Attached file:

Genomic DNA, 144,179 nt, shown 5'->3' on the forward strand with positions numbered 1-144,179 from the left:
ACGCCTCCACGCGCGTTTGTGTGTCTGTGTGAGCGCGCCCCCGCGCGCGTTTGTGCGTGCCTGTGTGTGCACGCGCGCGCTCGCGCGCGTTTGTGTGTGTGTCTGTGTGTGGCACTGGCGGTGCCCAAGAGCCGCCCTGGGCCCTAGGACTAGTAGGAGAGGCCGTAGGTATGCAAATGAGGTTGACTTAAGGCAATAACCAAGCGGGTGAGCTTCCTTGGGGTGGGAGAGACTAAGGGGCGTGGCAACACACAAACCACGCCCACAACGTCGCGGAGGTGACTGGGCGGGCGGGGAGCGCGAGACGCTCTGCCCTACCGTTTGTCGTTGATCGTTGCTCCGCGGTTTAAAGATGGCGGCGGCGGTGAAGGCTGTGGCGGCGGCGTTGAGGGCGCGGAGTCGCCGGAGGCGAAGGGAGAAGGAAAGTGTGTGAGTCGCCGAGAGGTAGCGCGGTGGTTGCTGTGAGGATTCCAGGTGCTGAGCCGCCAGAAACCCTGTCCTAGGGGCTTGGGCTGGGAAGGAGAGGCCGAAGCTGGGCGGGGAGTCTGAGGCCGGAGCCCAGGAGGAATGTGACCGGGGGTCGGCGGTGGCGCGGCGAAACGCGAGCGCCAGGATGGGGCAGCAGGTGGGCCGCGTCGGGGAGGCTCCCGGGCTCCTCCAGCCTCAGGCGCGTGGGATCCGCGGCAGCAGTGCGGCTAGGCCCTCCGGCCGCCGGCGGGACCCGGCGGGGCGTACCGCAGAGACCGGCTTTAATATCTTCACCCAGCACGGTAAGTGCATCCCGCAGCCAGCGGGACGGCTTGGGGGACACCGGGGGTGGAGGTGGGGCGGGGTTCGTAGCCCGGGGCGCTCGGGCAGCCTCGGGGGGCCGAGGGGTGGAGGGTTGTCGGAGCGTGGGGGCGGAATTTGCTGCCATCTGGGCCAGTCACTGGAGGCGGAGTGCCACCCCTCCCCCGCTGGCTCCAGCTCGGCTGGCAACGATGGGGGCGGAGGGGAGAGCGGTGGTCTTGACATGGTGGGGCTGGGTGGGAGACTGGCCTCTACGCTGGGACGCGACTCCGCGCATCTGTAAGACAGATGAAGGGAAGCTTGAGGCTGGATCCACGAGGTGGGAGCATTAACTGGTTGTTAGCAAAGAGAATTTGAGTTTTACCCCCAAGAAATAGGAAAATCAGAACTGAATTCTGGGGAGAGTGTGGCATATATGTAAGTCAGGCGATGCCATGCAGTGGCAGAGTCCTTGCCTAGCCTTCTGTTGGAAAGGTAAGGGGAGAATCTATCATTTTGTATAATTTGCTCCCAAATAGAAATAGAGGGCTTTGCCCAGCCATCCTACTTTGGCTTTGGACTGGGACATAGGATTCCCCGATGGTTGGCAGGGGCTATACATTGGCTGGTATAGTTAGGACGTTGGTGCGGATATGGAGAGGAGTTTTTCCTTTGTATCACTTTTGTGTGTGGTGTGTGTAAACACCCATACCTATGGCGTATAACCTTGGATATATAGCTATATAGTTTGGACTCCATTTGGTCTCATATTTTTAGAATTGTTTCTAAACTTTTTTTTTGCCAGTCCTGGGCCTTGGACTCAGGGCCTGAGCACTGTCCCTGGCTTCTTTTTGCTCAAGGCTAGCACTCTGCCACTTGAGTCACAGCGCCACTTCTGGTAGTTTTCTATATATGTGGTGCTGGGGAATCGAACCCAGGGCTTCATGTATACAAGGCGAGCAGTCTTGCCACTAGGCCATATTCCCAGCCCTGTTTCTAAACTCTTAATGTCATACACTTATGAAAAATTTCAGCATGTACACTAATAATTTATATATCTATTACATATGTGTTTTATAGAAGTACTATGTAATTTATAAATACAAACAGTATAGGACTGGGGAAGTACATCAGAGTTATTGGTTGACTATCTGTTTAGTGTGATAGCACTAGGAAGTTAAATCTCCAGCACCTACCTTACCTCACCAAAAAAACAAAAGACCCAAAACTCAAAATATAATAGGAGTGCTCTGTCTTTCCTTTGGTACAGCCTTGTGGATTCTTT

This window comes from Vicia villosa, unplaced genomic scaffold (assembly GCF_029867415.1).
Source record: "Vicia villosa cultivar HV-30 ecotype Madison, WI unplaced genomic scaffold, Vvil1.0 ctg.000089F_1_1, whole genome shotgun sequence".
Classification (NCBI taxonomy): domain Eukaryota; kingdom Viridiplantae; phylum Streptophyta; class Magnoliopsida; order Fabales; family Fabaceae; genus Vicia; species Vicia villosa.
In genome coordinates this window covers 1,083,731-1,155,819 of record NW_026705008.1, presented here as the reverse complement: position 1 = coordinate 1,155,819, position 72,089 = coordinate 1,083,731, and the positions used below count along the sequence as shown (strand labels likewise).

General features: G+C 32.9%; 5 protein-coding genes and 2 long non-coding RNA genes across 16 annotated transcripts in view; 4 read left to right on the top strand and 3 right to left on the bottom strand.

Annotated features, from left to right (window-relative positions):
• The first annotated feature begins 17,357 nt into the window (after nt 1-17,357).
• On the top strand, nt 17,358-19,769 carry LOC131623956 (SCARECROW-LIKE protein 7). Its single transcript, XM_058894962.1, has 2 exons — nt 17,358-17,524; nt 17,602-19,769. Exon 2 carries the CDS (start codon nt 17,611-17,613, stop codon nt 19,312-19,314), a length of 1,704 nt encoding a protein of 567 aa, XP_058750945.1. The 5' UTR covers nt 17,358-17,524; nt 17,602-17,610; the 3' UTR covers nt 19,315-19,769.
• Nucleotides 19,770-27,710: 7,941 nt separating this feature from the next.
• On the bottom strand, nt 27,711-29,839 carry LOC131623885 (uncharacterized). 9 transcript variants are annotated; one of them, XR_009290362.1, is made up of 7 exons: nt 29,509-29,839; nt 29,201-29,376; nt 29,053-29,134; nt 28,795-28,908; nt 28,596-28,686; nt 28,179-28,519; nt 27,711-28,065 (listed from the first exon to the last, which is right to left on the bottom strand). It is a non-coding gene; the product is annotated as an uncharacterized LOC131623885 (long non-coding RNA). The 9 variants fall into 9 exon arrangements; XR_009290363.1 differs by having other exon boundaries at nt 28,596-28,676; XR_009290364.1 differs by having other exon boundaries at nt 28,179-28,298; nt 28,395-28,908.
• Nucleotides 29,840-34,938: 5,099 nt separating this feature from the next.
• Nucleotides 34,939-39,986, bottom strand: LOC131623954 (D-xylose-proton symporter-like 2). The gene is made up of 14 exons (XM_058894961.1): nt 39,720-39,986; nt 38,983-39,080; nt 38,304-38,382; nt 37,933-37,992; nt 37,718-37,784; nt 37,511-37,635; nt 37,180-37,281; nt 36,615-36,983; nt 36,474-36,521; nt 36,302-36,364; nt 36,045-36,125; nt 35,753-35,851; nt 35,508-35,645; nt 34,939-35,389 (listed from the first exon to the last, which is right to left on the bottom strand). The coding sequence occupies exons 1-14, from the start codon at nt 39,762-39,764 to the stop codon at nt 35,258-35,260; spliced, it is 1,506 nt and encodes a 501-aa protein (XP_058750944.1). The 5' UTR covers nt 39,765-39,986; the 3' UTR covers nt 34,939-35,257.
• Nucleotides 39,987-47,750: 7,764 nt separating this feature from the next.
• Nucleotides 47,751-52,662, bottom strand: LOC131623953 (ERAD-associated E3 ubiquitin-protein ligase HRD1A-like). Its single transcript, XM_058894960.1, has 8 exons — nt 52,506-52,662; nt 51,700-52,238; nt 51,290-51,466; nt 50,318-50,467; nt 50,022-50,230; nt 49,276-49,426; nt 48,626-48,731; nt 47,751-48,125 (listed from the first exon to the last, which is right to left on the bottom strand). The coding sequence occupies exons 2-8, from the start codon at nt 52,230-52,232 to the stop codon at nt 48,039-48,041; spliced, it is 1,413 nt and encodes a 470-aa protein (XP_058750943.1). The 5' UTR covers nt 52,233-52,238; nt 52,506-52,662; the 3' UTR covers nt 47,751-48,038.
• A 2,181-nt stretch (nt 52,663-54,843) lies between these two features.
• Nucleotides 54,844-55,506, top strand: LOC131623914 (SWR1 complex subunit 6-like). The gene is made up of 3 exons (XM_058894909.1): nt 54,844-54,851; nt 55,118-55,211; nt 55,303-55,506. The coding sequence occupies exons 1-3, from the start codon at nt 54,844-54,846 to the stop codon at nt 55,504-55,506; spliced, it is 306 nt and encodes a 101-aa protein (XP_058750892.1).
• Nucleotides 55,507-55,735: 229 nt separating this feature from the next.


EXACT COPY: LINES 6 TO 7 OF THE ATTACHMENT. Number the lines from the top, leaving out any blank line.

In genome coordinates this window covers 1,083,731-1,155,819 of record NW_026705008.1, presented here as the reverse complement: position 1 = coordinate 1,155,819, position 72,089 = coordinate 1,083,731, and the positions used below count along the sequence as shown (strand labels likewise).

General features: G+C 32.9%; 5 protein-coding genes and 2 long non-coding RNA genes across 16 annotated transcripts in view; 4 read left to right on the top strand and 3 right to left on the bottom strand.